This artifice, reflected in the lives of the characters, is manifested in Riley’s unwritten rules. To name a couple obvious ones, there are two unseen characters in addition to George: Jacques’ and Tamara’s daughter Tammy, as well as Peggy, who is staging the forthcoming play. Additionally, almost every scene (excepting a key confrontation) is an exterior. But these are not limitations. Among the greatest delights in Resnais’ final film is how he selectively breaks these rules, continuing to allow his film to expand at the seams, never more than in its unexpected finale.

Things are funny and delightful, sure — both to the characters and to us — but wouldn’t it be great if there was more? Wouldn’t it be great if this were serious and heavy, a Resnais film that could leave big impressions and serve as a memorable, daunting farewell?

In Love Unto Death, Resnais’ first Ayckbourn adaptation, a miraculous resurrection prompts a couple to change their way of living to something more enjoyable, and death prompts questions of what to do going forward. Life of Riley, then, is the opposite: a story of how impending death prompts re-evaluations and externalizes regrets rather than aspirations, and how mortality brings clarity rather than confusion. It may not be quite as revelatory as that film, but it does present a surprisingly complex tale in what, on the surface, is third-rate Shakespeare. Underneath, Life of Riley is far more than meets the eye — it’s been a while since a comedy that could probably float with a family audience has packed so much punch.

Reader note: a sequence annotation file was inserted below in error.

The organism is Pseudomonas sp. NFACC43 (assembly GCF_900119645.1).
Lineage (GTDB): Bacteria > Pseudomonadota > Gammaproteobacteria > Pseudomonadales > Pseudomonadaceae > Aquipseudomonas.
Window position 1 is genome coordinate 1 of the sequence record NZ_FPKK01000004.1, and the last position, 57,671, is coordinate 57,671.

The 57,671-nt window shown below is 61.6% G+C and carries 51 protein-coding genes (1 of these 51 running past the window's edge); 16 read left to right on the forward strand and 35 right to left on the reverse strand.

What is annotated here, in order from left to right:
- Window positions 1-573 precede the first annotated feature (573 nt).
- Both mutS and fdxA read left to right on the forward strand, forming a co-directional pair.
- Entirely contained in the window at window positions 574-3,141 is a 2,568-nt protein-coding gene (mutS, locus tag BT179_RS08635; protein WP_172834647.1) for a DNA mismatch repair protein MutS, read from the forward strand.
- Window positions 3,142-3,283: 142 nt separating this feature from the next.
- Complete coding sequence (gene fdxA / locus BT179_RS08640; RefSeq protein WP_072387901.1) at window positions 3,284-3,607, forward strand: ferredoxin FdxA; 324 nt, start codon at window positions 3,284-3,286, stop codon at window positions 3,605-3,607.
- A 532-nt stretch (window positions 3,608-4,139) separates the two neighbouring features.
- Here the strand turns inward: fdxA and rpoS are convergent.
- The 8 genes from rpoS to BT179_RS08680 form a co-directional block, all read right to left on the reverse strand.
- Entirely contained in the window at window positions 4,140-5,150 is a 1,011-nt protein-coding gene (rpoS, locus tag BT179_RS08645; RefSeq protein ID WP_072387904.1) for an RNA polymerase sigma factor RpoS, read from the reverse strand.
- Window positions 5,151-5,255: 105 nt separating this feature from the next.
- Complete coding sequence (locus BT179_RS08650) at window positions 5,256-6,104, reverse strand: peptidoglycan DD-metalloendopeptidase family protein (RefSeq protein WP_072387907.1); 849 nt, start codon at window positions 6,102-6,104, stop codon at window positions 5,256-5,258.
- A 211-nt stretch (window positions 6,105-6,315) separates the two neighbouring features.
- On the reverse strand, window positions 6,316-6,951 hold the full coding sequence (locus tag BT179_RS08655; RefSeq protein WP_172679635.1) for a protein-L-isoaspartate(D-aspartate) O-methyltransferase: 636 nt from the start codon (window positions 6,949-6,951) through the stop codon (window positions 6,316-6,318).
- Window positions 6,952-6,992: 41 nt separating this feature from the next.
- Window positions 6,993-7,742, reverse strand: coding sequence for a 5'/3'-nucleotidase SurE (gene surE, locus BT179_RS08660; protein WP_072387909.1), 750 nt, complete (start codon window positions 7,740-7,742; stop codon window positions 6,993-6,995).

Above all, Life of Riley is an ode to living and love, the grim spots of which serve as a carpe diem proclamation without being preachy. Resnais once remarked, “I hope that I always remain faithful to André Breton, who refused to suppose that imaginary life was not a part of real life.” If one must view Life of Riley through the prism of Resnais’ death, this quote of his — so eloquent in its perfect phrasing and full of wonder in its implications — must come with it. Life of Riley’s deliberate rule-breaking plays as surrealist, as if new dreamscapes are being unveiled and entered — but the film, moreover, refuses to suppose that imaginary life does not impact real life. Breton would surely be proud. Farewell, Mr. Resnais.

Life of Riley is playing at NYFF and will be released on October 24, courtesy of Kino Lorber.

Grade: A-